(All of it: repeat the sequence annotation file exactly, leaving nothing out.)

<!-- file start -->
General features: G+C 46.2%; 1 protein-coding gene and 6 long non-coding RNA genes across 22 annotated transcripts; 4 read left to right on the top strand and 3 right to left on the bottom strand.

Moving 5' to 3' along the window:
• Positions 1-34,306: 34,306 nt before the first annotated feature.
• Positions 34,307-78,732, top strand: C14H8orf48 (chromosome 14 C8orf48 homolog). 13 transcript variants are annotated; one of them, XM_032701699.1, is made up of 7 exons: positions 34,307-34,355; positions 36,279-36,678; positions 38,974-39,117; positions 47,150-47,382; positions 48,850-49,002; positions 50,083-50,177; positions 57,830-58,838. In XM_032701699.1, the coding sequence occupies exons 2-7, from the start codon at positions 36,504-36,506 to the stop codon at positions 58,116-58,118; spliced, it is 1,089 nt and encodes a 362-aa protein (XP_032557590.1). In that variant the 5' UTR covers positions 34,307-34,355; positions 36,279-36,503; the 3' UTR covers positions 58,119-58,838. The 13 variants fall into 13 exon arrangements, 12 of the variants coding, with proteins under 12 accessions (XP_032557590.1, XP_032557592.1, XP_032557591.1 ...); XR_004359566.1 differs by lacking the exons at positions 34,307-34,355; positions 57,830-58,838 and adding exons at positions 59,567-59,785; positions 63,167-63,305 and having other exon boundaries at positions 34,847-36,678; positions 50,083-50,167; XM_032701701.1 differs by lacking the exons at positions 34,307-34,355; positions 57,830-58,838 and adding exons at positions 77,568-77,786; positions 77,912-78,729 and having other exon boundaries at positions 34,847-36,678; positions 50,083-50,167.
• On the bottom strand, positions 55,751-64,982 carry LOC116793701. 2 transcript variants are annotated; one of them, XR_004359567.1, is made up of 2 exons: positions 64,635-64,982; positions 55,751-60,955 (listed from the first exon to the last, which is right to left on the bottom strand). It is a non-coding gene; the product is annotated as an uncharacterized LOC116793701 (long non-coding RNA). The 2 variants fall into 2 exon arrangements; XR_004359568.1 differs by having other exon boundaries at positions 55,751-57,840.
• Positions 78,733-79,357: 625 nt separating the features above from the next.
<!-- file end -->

General features: G+C 46.2%; 1 protein-coding gene and 6 long non-coding RNA genes across 22 annotated transcripts; 4 read left to right on the top strand and 3 right to left on the bottom strand.

Moving 5' to 3' along the window:
• Positions 1-34,306: 34,306 nt before the first annotated feature.
• Positions 34,307-78,732, top strand: C14H8orf48 (chromosome 14 C8orf48 homolog). 13 transcript variants are annotated; one of them, XM_032701699.1, is made up of 7 exons: positions 34,307-34,355; positions 36,279-36,678; positions 38,974-39,117; positions 47,150-47,382; positions 48,850-49,002; positions 50,083-50,177; positions 57,830-58,838. In XM_032701699.1, the coding sequence occupies exons 2-7, from the start codon at positions 36,504-36,506 to the stop codon at positions 58,116-58,118; spliced, it is 1,089 nt and encodes a 362-aa protein (XP_032557590.1). In that variant the 5' UTR covers positions 34,307-34,355; positions 36,279-36,503; the 3' UTR covers positions 58,119-58,838. The 13 variants fall into 13 exon arrangements, 12 of the variants coding, with proteins under 12 accessions (XP_032557590.1, XP_032557592.1, XP_032557591.1 ...); XR_004359566.1 differs by lacking the exons at positions 34,307-34,355; positions 57,830-58,838 and adding exons at positions 59,567-59,785; positions 63,167-63,305 and having other exon boundaries at positions 34,847-36,678; positions 50,083-50,167; XM_032701701.1 differs by lacking the exons at positions 34,307-34,355; positions 57,830-58,838 and adding exons at positions 77,568-77,786; positions 77,912-78,729 and having other exon boundaries at positions 34,847-36,678; positions 50,083-50,167.
• On the bottom strand, positions 55,751-64,982 carry LOC116793701. 2 transcript variants are annotated; one of them, XR_004359567.1, is made up of 2 exons: positions 64,635-64,982; positions 55,751-60,955 (listed from the first exon to the last, which is right to left on the bottom strand). It is a non-coding gene; the product is annotated as an uncharacterized LOC116793701 (long non-coding RNA). The 2 variants fall into 2 exon arrangements; XR_004359568.1 differs by having other exon boundaries at positions 55,751-57,840.
• Positions 78,733-79,357: 625 nt separating the features above from the next.